We Show You How To Make Pink Velvet Pumpkins, It’s An Easy Afternoon

2 Materials
2 Hours

Pink velvet pumpkins are everywhere this fall.

And come to find out, velvet pumpkins are easy to make!

The sophistication they add to almost any fall decor has catapulted blush pink velvet pumpkins into one of the season’s hottest trends for the past several years.

It’s easy to see why … they are luxurious, plush and elegant.

Trouble is, these adorable treasures are also so popular, pink velvet pumpkins are practically sold out everywhere.

And when you do find velvet pumpkins in shades of blush, burgundy or cream, they can be ridiculously expensive.

But come to find out, they also have one more great quality …

It’s easy to DIY velvet pumpkins!

Here’s everything you need to know about the process, as well as a few shots of how I’m planning to incorporate velvet pumpkins into our fall tablescapes:


  • Velvet fabric in shades of pink, blush and burgundy (one yard will make about six pumpkins, depending on their size)
  • Sewing needle and matching thread (I also used a needle threader, which I highly suggest)
  • Hot glue gun and glue sticks
  • Polyester fiberfill
  • Scissors
  • Sticks for “stems”
  • Round plates or platters for the “pattern”
  • Pencil or fabric marker
  • Dried beans, rice or popcorn to weight the bottom of the pumpkins
  • Funnel

Begin by choosing your “pattern” to trace around.

This is a nine-inch dinner plate.

While you could spend the time making a more traditional paper pattern, it truly is not worth the effort.

I used a pencil to trace the plate.

You”ll want to make your tracing on the back of the fabric, so any marks will eventually be on the inside and will not show.


To gather the fabric and create the pumpkin shape, you need to do a running stitch all of the way around the perimeter of the pink velvet circle.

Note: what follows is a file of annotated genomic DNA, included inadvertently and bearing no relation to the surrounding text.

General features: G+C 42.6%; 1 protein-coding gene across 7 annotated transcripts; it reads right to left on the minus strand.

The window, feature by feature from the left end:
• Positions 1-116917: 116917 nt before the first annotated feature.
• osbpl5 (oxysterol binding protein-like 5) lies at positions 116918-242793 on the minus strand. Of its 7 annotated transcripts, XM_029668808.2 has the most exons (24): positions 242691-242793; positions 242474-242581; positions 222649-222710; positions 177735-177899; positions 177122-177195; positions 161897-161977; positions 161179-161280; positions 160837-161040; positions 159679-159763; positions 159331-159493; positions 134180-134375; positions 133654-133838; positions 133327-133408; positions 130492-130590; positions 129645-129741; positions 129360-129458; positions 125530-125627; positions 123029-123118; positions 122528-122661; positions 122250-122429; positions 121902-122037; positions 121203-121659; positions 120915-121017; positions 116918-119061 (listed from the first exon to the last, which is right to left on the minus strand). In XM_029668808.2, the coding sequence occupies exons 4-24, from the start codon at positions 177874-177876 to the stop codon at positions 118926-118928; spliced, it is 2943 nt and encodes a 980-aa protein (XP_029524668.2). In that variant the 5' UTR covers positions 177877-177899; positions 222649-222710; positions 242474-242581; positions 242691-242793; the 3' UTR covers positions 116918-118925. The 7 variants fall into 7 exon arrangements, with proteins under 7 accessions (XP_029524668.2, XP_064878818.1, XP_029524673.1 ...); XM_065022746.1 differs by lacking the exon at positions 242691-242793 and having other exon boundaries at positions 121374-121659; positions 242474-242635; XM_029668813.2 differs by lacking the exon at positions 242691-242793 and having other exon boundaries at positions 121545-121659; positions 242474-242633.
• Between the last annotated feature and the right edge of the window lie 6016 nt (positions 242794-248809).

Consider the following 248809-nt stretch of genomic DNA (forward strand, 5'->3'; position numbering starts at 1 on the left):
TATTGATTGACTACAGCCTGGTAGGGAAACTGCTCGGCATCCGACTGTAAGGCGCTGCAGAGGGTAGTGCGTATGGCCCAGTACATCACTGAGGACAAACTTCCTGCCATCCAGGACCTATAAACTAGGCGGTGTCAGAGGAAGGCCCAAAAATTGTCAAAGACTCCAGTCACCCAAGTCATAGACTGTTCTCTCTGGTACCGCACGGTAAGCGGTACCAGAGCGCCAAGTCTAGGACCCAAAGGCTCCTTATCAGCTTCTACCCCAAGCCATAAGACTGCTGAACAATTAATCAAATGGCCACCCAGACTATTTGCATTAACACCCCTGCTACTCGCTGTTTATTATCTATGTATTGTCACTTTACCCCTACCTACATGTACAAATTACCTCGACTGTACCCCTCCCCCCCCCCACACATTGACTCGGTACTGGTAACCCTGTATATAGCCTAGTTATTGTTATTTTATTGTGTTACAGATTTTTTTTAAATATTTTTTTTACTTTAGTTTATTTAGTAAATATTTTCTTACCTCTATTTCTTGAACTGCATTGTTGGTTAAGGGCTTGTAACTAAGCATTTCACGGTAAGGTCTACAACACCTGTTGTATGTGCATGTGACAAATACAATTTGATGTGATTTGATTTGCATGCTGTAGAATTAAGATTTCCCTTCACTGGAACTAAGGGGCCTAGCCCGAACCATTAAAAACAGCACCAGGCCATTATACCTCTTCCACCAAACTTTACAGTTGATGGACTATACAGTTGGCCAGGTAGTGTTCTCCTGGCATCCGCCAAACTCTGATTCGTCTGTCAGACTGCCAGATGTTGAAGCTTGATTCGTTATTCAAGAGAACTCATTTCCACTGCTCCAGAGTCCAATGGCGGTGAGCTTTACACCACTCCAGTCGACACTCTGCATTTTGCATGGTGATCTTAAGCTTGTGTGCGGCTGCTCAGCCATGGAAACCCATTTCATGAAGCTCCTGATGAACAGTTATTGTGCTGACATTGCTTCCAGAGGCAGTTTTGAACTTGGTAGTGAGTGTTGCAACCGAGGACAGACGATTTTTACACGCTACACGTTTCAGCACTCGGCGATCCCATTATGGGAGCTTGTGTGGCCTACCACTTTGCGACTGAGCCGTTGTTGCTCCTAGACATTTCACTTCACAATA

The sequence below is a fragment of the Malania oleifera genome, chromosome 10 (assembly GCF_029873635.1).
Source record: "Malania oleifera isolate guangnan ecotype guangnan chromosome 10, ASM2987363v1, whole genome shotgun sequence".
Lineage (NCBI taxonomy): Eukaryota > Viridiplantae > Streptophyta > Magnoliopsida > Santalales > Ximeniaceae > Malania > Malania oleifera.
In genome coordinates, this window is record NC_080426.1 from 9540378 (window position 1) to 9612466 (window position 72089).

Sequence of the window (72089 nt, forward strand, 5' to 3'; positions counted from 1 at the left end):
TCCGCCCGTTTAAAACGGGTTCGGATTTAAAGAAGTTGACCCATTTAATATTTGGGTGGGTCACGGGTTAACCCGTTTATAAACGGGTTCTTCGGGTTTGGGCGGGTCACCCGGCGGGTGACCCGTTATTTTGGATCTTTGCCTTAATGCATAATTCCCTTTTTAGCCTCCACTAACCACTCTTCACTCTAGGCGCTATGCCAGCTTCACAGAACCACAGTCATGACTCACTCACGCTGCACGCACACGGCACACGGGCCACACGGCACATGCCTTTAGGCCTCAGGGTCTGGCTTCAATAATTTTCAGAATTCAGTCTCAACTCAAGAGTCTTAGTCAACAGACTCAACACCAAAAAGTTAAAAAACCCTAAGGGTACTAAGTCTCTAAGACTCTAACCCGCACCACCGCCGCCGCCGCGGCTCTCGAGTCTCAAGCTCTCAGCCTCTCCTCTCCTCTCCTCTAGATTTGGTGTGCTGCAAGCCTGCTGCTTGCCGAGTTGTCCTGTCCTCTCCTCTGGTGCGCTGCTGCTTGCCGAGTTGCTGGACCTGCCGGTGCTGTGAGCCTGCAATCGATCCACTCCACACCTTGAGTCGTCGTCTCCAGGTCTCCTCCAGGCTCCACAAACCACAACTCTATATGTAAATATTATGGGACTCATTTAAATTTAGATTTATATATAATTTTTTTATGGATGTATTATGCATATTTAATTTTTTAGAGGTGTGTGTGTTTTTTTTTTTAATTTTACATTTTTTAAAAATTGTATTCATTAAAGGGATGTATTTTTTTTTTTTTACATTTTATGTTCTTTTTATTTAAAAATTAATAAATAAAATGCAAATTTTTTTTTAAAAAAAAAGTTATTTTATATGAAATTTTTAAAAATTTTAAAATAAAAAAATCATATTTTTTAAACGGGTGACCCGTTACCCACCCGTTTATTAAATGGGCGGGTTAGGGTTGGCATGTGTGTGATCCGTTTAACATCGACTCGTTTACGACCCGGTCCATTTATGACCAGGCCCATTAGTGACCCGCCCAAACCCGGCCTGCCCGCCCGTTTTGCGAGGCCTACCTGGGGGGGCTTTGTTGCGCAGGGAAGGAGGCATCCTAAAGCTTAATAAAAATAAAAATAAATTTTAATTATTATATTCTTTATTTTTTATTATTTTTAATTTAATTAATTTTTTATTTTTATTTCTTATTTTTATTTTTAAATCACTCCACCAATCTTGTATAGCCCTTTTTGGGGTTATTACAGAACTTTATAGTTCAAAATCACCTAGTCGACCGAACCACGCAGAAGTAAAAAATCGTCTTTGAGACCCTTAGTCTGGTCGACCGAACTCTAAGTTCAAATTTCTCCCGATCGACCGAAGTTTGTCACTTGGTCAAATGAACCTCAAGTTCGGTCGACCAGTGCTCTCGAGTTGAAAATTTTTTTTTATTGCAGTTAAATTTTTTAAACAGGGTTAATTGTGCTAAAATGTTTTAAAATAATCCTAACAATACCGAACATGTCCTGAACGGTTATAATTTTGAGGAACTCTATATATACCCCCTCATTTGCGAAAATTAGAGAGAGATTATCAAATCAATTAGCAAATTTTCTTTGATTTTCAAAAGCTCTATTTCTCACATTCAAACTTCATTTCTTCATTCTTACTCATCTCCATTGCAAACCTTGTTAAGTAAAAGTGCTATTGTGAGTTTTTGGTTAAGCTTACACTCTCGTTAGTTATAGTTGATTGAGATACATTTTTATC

Be sure to to double or quadruple the thread, since you’ll be pulling to gather the fabric and do not want it to break.

If it breaks, you’ll have to start over.

Pulling the threads to gather the fabric is what creates the pumpkin shape.

Again, you want to make sure the thread doesn’t break and you lose the ability to gather, which is key to making this work!


The next step is to fill the base of the velvet pumpkin with something to weight it.

I used dried rice but beans or popcorn could also work well.

For this sized velvet pumpkin, about one quarter cup was perfect.

Obviously you need to play with the amount, depending on the size of the pumpkin.

The funnel was a great tool … it really helped me avoid accidentally spilling rice all over the table!

Filling the pink velvet pumpkin with fiberfill is only slightly tricky.

The biggest challenge is just making sure you keep the top fabric gathered and don’t break the gathering thread.

After the pumpkin is “plumped” to your desired shape, you need to begin to close the hole at the top.

Tightly pulling the gathering thread achieves this.

After the hole is stitched closed, you need to send the needle to the bottom of the velvet pumpkin and pull a stitch through to the top.

Here’s a great video that explains exactly how to do this:

The final step is to attach a pumpkin stem with hot glue.

You can trim the stem to your desired length.

It’s okay if a bit of the hot glue remains … it actually makes it look more like a real pumpkin, in my opinion.


I couldn’t have been more thrilled with how darling these turned out.

These little gems are going to be fantastic to place around my house and on my fall table settings!

For more fall decor ideas, explore these blogs:

One Table, Three Ways: Thanksgiving Table Ideas

One Table, Three Ways: So Many Halloween Ideas

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Annemarie Schumacher
Want more details about this and other DIY projects? Check out my blog post!

Frequently asked questions

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  1 question
  • Flipturn Flipturn on Sep 26, 2021

    How many pumpkins did you complete for the listed cost of $100 for the project?


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